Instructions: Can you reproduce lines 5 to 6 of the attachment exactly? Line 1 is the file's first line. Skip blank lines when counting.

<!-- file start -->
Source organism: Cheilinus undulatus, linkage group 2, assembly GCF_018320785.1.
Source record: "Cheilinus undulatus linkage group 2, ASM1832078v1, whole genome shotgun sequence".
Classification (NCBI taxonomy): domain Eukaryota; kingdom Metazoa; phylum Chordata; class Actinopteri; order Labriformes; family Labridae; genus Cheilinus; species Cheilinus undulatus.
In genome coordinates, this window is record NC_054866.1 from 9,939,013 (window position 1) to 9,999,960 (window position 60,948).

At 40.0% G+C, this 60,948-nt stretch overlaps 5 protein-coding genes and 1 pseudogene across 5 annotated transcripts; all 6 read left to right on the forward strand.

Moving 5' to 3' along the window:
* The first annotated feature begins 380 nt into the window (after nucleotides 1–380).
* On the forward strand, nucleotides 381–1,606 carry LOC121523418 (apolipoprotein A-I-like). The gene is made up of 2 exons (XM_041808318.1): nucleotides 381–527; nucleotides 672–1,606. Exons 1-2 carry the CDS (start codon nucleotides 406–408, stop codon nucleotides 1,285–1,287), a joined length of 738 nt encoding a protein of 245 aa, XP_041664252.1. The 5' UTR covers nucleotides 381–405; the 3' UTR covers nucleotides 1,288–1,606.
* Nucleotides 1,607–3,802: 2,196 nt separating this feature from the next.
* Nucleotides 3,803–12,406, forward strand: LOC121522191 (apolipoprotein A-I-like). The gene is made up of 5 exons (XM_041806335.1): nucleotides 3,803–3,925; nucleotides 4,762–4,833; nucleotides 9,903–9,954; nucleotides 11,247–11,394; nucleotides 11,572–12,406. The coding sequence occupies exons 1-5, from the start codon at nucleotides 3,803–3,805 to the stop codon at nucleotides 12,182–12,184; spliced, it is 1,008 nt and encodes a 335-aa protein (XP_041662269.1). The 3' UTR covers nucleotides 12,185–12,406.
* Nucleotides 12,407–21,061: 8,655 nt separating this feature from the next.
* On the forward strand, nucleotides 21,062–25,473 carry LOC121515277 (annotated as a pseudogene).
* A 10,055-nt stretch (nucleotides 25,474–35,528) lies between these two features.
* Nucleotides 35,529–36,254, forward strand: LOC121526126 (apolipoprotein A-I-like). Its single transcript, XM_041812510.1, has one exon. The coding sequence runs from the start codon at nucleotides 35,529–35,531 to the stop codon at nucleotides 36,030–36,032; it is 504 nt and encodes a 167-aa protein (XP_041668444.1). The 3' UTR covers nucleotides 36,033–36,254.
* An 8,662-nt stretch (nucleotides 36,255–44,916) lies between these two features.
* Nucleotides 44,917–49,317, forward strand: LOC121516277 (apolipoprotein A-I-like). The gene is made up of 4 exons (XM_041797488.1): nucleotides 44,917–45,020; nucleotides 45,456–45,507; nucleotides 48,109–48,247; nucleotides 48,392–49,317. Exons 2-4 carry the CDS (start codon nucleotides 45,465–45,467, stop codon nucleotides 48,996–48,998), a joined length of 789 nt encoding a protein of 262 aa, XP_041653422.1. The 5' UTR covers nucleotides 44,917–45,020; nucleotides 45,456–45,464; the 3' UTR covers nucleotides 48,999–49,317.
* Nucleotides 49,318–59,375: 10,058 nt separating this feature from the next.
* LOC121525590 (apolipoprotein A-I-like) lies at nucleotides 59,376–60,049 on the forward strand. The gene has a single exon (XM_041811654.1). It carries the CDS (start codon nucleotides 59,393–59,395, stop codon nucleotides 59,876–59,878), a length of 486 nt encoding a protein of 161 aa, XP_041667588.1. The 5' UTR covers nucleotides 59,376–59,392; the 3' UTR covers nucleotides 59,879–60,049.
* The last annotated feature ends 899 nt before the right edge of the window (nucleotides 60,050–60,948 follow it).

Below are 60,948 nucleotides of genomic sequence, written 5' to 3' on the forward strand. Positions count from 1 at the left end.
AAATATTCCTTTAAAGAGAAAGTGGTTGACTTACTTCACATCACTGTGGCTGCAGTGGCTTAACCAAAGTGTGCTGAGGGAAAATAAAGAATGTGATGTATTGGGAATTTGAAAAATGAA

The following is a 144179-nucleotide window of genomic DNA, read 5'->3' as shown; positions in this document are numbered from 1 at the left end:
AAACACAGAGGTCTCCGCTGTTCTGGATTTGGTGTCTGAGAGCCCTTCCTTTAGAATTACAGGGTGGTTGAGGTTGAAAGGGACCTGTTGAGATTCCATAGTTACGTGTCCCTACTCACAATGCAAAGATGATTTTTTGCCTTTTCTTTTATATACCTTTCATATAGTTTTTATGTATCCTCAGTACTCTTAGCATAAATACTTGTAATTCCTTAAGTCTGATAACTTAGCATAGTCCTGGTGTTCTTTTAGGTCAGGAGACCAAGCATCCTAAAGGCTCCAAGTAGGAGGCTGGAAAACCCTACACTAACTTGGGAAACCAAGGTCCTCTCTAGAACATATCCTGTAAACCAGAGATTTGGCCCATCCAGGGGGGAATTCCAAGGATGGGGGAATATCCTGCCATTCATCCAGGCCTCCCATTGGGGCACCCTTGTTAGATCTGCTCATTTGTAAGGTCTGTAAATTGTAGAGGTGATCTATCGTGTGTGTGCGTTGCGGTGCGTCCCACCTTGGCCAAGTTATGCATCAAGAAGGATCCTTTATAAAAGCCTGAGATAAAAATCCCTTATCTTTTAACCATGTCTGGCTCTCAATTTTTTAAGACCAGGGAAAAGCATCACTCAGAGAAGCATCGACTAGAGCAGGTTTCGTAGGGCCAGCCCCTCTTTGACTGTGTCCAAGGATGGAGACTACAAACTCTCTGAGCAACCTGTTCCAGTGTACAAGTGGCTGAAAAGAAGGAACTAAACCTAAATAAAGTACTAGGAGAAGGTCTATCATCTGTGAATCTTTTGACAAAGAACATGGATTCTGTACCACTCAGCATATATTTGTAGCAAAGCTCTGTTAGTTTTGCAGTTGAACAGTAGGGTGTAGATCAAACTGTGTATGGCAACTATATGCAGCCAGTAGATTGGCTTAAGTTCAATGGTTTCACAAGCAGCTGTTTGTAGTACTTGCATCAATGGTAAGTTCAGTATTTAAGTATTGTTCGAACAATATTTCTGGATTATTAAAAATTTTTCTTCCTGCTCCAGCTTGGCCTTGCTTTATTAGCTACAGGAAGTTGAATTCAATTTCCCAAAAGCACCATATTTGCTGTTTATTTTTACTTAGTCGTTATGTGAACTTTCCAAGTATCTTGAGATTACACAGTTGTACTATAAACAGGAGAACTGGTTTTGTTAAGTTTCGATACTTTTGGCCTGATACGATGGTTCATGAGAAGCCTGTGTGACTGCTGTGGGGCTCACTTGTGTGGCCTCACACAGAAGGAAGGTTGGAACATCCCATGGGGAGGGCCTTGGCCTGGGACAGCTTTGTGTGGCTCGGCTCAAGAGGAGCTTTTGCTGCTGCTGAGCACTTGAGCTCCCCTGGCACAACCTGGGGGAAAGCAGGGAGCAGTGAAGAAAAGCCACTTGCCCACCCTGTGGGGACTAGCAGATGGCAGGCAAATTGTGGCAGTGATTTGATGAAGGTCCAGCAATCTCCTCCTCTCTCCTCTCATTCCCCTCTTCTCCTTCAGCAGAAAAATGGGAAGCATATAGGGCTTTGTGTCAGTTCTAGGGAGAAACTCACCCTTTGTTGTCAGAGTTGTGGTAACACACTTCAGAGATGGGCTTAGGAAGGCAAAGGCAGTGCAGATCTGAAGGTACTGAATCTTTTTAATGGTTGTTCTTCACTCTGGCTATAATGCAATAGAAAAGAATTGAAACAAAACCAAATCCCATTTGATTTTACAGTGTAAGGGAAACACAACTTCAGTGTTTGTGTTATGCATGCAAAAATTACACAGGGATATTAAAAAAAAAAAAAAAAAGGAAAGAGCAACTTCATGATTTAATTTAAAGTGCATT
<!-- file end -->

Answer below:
At 40.0% G+C, this 60,948-nt stretch overlaps 5 protein-coding genes and 1 pseudogene across 5 annotated transcripts; all 6 read left to right on the forward strand.

Moving 5' to 3' along the window: